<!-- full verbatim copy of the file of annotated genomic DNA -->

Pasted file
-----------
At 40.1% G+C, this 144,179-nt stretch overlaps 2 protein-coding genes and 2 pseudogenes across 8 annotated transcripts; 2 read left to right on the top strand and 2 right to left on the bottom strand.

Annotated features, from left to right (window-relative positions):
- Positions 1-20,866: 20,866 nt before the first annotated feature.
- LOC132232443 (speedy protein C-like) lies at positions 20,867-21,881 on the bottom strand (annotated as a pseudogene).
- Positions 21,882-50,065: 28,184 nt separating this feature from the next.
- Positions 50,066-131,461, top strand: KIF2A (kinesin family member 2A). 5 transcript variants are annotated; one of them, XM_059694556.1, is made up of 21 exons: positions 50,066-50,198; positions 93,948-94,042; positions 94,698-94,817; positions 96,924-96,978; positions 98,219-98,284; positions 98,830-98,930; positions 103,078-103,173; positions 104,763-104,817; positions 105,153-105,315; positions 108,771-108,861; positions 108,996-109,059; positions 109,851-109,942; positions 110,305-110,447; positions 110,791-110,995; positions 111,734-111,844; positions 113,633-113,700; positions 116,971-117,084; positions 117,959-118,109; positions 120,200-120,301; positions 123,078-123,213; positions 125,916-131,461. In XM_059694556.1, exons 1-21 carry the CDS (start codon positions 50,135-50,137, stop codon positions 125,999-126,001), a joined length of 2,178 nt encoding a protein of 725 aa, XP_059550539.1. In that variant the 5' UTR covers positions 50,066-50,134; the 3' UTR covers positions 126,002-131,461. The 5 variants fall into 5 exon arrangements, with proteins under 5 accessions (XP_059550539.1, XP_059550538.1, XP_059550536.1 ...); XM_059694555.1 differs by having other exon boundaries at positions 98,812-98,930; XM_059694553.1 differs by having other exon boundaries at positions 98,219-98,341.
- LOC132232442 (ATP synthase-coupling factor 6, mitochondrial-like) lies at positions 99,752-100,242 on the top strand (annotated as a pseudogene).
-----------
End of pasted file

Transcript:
At 40.1% G+C, this 144,179-nt stretch overlaps 2 protein-coding genes and 2 pseudogenes across 8 annotated transcripts; 2 read left to right on the top strand and 2 right to left on the bottom strand.

Annotated features, from left to right (window-relative positions):
- Positions 1-20,866: 20,866 nt before the first annotated feature.
- LOC132232443 (speedy protein C-like) lies at positions 20,867-21,881 on the bottom strand (annotated as a pseudogene).
- Positions 21,882-50,065: 28,184 nt separating this feature from the next.
- Positions 50,066-131,461, top strand: KIF2A (kinesin family member 2A). 5 transcript variants are annotated; one of them, XM_059694556.1, is made up of 21 exons: positions 50,066-50,198; positions 93,948-94,042; positions 94,698-94,817; positions 96,924-96,978; positions 98,219-98,284; positions 98,830-98,930; positions 103,078-103,173; positions 104,763-104,817; positions 105,153-105,315; positions 108,771-108,861; positions 108,996-109,059; positions 109,851-109,942; positions 110,305-110,447; positions 110,791-110,995; positions 111,734-111,844; positions 113,633-113,700; positions 116,971-117,084; positions 117,959-118,109; positions 120,200-120,301; positions 123,078-123,213; positions 125,916-131,461. In XM_059694556.1, exons 1-21 carry the CDS (start codon positions 50,135-50,137, stop codon positions 125,999-126,001), a joined length of 2,178 nt encoding a protein of 725 aa, XP_059550539.1. In that variant the 5' UTR covers positions 50,066-50,134; the 3' UTR covers positions 126,002-131,461. The 5 variants fall into 5 exon arrangements, with proteins under 5 accessions (XP_059550539.1, XP_059550538.1, XP_059550536.1 ...); XM_059694555.1 differs by having other exon boundaries at positions 98,812-98,930; XM_059694553.1 differs by having other exon boundaries at positions 98,219-98,341.
- LOC132232442 (ATP synthase-coupling factor 6, mitochondrial-like) lies at positions 99,752-100,242 on the top strand (annotated as a pseudogene).